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Minority Mental Health Month: Asian American, Hawaiian, and Pacific Islanders

Updated: Jul 31, 2020

Disclaimer: I am not an expert in the experiences of minority groups or the disparities and oppression they face every day. I am a counselor and this is the result of my personal research on the subject in hopes to educate and help others with the information I find.


Mental Health Statistics for Asian Americans in the US

  • Of the US Asian American population, 15% reported having a mental illness in the past year.

  • The death rate for suicide in Asian American women ages 15-24 is ten percent higher than the overall population in that age bracket.

  • Suicidal ideation among male students in grades 9-12 is 5% higher than the overall population in that age bracket.

  • Of those who needed mental healthcare, only 6% of the Asian American population received it compared to 18.6% of the non-Hispanic White population.


Community/Spirituality



The biggest barrier that Asian Americans (including Pacific Islanders and Hawaiians) face when seeking out mental health treatment is related to their community and spirituality based on their heritage. The following are some facts related to the Asian American community and the impact of their beliefs, values, heritage, and overall norms on mental health and mental health treatment.

  • Many young Asian Americans, according to the National Asian Women’s Health Organization (NAWHO) feel responsible while also feeling unable to meet biased and unrealistic standards set by their families and society for Asian American women.

  • NAWHO also found that Asian American Women witness depression in their families while growing up and have learned to silence the subject rather than address it.

According to the National Alliance on Mental Illness, the following phrases are well-known by the Asian American community in relation to mental health, treatment, and symptoms:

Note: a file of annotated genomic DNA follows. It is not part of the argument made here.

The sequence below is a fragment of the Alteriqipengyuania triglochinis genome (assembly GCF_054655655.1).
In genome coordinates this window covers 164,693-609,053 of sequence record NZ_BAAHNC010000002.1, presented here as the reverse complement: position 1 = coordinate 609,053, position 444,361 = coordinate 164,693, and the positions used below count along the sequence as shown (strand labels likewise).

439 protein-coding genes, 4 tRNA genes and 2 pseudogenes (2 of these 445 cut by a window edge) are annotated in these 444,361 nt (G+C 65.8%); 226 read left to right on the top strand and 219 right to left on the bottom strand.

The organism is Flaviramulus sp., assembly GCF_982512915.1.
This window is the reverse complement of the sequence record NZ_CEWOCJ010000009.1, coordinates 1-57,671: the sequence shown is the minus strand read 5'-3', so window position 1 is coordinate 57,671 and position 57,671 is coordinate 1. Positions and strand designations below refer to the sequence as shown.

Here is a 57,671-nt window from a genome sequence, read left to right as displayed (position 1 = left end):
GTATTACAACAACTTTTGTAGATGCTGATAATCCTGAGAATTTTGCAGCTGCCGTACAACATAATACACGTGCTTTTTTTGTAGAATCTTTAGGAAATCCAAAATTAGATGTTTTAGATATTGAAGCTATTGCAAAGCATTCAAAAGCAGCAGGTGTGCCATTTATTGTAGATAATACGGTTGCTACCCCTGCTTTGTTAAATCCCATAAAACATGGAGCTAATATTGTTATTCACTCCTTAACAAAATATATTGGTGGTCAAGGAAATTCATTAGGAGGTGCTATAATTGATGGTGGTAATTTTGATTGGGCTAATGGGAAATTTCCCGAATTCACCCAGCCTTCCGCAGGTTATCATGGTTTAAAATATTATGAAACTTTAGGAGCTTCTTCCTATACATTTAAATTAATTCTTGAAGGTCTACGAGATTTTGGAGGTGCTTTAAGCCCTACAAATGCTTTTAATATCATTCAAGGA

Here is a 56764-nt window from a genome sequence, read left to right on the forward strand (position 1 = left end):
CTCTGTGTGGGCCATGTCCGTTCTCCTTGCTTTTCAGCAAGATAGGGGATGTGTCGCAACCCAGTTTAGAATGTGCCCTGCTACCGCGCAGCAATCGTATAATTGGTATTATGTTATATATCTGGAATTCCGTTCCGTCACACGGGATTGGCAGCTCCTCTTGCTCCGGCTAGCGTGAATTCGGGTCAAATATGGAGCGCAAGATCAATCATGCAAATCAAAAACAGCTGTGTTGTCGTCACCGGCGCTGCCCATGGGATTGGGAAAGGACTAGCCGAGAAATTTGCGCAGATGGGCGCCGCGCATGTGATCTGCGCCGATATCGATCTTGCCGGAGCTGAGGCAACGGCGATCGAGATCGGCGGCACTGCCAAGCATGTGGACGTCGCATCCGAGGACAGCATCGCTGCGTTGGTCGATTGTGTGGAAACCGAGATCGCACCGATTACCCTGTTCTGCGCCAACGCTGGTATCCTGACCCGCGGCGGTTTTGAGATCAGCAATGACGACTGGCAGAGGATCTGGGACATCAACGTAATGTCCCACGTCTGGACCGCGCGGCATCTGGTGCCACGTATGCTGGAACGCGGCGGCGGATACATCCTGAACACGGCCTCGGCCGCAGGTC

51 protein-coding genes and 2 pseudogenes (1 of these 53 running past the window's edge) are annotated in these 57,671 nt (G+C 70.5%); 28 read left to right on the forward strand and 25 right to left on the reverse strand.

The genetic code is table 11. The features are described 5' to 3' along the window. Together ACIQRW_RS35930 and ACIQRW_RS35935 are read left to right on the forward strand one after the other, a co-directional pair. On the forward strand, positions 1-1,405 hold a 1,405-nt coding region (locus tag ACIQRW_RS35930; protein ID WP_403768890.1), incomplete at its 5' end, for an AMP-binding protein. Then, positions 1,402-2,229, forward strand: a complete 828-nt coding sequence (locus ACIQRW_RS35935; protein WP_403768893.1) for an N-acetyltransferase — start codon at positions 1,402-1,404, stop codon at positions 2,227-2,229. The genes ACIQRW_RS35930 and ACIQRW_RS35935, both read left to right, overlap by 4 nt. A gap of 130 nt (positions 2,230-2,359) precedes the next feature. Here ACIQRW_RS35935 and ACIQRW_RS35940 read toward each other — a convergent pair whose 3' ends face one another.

• “I must be successful and cannot show signs of weakness.”

  • “It’s a burden to share my emotions.”

  • “I’m ungrateful for all I have.”

  • “It’s disrespectful to my spiritual beliefs.”

  • “I don’t know how to talk about mental health with my relatives.”

  • “I’ve tried therapy before, and I didn’t find it helpful.”

Socioeconomic Status



  • Around 6% of the US population identifies as Asian or Pacific Islander.

  • In 2018, almost 11% of Asian Americans lived below the poverty level and 6.2% did not have health insurance.

  • Hawaiian Natives and Pacific Islanders were at almost 15% below the poverty level and almost 9% without health insurance.

  • The Bamboo Ceiling, according to Jane Hyun, is the inability for Asian Americans to progress in their careers due to racism, stereotypes, and quotas. This is contributed to by the under-representation of Asian Americans in US media, sports, politics, business, and education. It lead to the 2018 statistic that Asian Americans are the LEAST likely group in the US to be promoted to management.

Provider Bias


There is provider bias all over the united states due to lack of understanding, unconscious inaccurate beliefs, and at times actual racism. This year, the country has a higher rate of bias against Asian Americans due to the COVID-19 outbreak. An example of this is the President of the United States referring to COVID-19 as the “Kung-flu”. Sadly, there are many examples of hate crimes against Asian Americans due to an influx of racism against Asian Americans recently. As a counselor, I want to believe that none of my fellow counselors, therapist, or social workers would do such a thing, but as a realist I have to recognize that it is a possibility. It happens every day.



Counseling as a profession is disproportionately white just as the US’s population is. Over 60% of Counselors in the United States identify as Non-Hispanic White while only 3% identify as Asian, Hawaiian, or Pacific Islanders. This issue can only be resolved by the Counselors in the field. Counselors who feel as though they are inclusive and educated are responsible to keeping themselves up to date on cultural competency and consistently checking their own person biases. Counselors that do not already consider themselves educated are responsible for educating themselves in any way they can so that they do reach cultural competency and understanding of cultures and beliefs that are different than their own so that they can check their own personal biases.



Resources for Asian American, Hawaiian, and Pacific Islander Clients

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